< 1 and wind speed is 4.55 m/s when H/W ratio >1. In both summer and winter, increase in H/W ratio leads to the increase in wind speed.

    Fig. 4.3.2: Simulation results of wind speed at 1.00pm the winter day (22 December) at a height of 900mm from GL.

  4. Outdoor thermal comfort

    The outdoor thermal comfort expressed as the PMV index is shown for some of the cases in both summer (Fig. 4.4.1) and winter (Fig. 4.4.2). The PMV in its outdoor version of ENVI-met 4.0 is able summarise the effects of air temperature, MRT, humidity, and wind on the persons energy balance in one value each of it weighted with level of influence. The results are shown for 1 pm in both summer and winter when the solar radiation is significant. In the summer, the height of building shades creates some shading which improves the thermal comfort for pedestrians on the street up to certain extent (Fig. 4.4.1) although the discomfort level of

    the area is quite high. In winter, PMV remains within +1.11 and -1.11, the neighbourhood remains comfortable.

    Fig. 4.4.1: Simulation results of PMV at 1.00pm the Summer day (21 June) at a height of 900mm from GL.

    Fig. 4.3.2: Simulation results of PMV at 1.00pm the winter day (22 December) at a height of 900mm from GL.

  5. Building model for indoor simulation

    The thermal behaviour of a standard apartment is simulated, which is most commonly constructed as residential unit type with the high energy use in the case study area. The following building element parameters are verified in the simulation:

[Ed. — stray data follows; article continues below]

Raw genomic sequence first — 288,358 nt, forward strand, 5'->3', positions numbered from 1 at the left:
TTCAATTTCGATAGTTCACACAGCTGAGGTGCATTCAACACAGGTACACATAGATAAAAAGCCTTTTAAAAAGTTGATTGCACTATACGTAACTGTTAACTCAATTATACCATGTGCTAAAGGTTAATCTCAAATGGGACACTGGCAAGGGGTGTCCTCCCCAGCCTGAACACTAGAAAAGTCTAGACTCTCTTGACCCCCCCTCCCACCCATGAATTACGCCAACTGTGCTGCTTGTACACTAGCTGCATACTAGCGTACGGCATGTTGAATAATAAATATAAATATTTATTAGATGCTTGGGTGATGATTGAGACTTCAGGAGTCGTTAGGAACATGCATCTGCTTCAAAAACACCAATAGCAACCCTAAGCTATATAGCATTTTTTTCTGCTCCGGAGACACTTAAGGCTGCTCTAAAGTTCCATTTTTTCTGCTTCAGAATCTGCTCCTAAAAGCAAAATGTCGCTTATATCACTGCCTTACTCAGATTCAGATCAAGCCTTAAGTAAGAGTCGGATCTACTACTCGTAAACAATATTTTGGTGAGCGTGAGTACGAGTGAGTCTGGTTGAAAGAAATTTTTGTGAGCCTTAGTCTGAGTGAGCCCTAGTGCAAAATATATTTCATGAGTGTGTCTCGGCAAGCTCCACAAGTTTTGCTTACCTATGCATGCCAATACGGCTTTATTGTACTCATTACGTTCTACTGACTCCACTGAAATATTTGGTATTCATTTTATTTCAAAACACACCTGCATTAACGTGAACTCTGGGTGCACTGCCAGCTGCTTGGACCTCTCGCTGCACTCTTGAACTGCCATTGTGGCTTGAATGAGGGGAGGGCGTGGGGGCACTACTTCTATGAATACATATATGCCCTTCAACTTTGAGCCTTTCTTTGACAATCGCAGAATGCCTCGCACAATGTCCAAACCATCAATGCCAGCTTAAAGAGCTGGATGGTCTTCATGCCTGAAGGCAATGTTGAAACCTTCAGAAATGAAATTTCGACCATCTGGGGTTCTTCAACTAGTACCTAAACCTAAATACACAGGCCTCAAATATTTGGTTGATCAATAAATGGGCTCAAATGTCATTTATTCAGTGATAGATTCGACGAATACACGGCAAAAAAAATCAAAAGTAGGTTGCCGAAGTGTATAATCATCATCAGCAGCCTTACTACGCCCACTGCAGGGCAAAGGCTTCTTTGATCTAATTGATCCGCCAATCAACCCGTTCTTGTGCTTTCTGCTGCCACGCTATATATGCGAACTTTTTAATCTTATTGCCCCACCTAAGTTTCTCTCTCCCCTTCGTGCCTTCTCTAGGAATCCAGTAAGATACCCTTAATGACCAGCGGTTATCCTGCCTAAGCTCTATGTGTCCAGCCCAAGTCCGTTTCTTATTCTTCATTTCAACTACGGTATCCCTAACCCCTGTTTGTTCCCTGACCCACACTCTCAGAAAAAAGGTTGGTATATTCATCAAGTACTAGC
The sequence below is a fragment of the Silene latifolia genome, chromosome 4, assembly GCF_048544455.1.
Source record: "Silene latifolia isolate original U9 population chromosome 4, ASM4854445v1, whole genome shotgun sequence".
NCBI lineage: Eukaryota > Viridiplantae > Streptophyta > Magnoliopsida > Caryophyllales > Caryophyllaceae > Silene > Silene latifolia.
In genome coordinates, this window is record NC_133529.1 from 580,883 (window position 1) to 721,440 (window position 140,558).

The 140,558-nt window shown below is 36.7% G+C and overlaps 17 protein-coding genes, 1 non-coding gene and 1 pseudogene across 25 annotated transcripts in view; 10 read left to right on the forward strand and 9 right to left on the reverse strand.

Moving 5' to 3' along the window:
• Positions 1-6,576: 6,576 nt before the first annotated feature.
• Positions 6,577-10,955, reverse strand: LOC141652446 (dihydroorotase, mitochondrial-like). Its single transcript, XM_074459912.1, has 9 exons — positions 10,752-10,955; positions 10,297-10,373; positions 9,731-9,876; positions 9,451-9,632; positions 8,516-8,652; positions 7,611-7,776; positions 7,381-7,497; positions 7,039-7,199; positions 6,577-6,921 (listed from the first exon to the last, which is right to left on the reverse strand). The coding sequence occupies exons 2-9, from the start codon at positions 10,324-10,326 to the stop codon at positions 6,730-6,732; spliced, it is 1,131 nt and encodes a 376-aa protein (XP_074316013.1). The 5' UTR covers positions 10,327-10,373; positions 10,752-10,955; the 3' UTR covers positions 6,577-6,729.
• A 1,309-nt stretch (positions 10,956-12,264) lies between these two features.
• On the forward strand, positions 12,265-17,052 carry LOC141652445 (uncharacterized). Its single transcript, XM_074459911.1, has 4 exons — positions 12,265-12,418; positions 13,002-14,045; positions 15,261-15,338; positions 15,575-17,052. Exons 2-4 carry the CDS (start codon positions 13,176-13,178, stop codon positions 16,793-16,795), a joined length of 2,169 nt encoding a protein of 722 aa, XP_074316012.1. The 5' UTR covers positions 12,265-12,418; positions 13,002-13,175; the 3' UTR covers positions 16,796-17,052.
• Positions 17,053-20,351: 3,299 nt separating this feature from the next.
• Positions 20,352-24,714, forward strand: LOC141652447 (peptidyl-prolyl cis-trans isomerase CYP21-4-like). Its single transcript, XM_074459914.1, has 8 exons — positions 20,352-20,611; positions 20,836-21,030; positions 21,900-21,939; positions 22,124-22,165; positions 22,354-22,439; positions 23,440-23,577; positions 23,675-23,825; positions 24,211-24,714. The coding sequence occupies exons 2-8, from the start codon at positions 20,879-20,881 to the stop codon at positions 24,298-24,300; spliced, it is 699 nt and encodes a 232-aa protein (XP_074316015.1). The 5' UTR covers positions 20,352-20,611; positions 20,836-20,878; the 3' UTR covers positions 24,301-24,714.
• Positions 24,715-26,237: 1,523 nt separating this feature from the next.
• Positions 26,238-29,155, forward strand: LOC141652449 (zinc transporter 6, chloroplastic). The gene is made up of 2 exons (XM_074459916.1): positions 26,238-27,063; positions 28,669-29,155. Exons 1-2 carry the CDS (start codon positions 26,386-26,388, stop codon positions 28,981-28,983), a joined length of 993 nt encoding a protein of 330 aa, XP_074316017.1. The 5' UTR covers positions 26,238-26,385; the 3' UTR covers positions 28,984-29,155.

• External wall

    • Window size (WFR)

    The comfortable temperature limit for winter and summer are set at 18°C and 26°C respectively. These values are based on the minimum thermal comfort limits suggested for Guwahati. The objective of using these is to find the minimum energy consumption.

    1. Ventilation rate and internal loads of typical apartment

      In most apartments in Guwahati, Natural ventilation is achieved by opening windows. There is likely to be natural ventilation (air infiltration) even when the windows are closed. The facade construction is often masonry, which means that most air leakage paths are related to leaky windows. There are air leakage paths e.g. between the window frame and the facade. Ventilation heat losses can add up to an important part of the overall energy losses. Information on ventilation rates are required to calculate the energy use of a building.

      The typical plan of the apartment building model is used for the parametric studies. The computer model is based on a typical middle class apartment of 105 m², a living and dining hall, a kitchen, two toilets and three bedrooms (Fig. 4.5.1.1). The apartment is on the third floor and has three external walls exposed to the outdoor climate. The internal loads of the different rooms depend on how the apartment is used. The user pattern follows the typical cultural model in Guwahati, such as family size, user behaviour (opening and closing windows for ventilation) and domestic energy use. The resulting internal loads and ventilation rates are listed in Tables 4.5.1.34.5.1.5.

      Fig 4.5.1.1: Floor plan of the typical 3BHK apartment in National Games Village

      Table 4.5.1.1 Values of surface film thermal resistance for U-value calculation

      wall

      Roof

      all climatic Zones

      Composite climate, Hot-Dry climate, Warm- humid climate, and Temperate climate

      cold climate

      Rsi (m2.K/W)

      0.13

      p>0.17

      0.10